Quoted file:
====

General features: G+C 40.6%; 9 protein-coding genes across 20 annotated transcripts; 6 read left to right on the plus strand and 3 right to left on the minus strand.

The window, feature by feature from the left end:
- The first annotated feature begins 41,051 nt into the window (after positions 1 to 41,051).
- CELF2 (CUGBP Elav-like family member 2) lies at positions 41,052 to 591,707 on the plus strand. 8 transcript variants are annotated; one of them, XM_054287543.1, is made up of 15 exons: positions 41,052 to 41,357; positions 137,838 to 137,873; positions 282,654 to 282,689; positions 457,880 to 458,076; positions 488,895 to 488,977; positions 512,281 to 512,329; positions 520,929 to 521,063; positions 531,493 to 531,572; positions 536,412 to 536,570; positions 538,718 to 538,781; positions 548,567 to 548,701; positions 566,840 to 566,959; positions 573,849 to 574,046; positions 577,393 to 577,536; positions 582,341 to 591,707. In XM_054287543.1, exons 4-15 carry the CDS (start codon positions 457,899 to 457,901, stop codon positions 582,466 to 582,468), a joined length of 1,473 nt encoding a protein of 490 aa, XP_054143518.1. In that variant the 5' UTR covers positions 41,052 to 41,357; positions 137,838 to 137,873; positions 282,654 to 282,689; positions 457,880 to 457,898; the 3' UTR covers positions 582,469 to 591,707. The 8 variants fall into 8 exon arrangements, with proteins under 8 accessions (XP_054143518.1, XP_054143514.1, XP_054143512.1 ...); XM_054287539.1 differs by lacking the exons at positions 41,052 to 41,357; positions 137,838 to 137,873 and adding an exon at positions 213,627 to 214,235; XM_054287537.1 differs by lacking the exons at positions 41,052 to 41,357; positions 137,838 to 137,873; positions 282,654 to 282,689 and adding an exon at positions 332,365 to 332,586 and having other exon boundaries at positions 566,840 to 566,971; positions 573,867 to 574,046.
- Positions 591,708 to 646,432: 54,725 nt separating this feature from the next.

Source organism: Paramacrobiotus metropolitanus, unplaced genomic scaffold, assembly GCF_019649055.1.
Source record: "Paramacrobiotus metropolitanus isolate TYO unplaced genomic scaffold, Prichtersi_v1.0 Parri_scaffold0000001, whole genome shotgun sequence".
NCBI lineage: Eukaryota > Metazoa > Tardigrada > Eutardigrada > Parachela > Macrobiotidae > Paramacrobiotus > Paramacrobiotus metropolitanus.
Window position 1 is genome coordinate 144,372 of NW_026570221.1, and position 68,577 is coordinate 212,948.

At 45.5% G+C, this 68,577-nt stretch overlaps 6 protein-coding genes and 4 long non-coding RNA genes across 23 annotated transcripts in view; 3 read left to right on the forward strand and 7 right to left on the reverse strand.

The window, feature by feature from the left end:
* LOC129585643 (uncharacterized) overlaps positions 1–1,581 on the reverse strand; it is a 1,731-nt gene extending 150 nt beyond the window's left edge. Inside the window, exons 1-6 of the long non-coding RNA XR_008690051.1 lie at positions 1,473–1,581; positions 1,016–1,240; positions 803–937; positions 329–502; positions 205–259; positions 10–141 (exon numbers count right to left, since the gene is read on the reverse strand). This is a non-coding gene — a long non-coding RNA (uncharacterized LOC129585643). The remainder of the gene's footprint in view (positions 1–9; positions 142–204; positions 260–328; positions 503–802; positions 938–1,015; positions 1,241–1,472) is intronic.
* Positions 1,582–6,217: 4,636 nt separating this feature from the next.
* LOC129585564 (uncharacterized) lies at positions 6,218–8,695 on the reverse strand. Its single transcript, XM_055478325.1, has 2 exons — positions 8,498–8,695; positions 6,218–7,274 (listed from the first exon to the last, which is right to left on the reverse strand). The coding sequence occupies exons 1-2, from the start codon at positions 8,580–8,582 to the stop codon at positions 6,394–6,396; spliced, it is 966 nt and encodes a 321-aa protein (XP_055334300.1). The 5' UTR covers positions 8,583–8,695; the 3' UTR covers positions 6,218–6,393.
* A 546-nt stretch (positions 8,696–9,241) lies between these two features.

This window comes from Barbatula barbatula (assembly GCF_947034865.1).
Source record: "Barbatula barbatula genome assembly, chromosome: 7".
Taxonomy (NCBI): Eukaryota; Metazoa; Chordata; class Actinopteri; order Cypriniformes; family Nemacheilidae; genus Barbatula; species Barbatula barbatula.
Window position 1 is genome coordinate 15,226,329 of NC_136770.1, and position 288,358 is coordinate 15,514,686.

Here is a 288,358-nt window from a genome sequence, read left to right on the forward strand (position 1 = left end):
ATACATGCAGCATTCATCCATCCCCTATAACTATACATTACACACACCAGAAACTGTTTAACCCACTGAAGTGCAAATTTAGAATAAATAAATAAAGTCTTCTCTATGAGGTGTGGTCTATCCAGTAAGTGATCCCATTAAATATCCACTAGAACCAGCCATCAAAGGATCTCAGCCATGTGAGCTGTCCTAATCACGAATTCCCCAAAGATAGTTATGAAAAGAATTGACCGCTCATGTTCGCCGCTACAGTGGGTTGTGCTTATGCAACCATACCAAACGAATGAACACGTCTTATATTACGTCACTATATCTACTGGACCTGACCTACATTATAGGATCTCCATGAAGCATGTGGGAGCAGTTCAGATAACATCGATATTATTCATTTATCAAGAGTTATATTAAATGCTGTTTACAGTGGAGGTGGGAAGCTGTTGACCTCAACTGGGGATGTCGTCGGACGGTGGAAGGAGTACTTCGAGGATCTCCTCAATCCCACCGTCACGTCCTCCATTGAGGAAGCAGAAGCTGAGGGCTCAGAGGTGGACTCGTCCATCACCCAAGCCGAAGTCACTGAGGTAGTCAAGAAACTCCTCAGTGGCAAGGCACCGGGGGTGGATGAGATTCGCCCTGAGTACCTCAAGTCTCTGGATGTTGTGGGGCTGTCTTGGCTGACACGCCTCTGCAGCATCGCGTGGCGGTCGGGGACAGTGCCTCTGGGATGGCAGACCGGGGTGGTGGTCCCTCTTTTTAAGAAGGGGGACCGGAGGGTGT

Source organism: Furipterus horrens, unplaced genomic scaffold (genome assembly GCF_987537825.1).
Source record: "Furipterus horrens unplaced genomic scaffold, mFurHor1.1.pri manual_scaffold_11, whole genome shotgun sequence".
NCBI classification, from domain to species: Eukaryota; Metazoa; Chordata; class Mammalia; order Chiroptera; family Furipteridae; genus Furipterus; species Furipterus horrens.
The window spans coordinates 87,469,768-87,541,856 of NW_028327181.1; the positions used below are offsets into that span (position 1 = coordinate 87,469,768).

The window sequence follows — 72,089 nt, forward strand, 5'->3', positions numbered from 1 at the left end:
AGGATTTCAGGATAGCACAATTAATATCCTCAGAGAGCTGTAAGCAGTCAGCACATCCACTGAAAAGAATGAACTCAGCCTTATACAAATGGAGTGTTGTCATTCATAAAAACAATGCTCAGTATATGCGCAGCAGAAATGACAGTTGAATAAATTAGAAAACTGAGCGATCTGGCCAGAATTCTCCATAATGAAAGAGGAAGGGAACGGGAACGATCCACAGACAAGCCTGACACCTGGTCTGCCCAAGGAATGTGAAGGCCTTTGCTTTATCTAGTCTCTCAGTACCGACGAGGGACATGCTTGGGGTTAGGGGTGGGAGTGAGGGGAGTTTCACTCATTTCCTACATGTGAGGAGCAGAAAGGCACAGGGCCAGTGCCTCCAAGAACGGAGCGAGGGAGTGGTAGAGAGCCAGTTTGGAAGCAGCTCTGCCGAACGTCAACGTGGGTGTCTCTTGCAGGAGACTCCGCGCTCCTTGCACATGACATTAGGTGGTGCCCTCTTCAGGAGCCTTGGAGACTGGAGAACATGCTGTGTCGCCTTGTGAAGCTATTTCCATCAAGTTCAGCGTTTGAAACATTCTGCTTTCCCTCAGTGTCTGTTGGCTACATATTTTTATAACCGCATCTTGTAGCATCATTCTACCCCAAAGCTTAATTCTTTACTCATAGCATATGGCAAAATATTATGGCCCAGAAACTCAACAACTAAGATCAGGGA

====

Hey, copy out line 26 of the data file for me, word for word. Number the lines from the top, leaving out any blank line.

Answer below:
The window sequence follows — 72,089 nt, forward strand, 5'->3', positions numbered from 1 at the left end: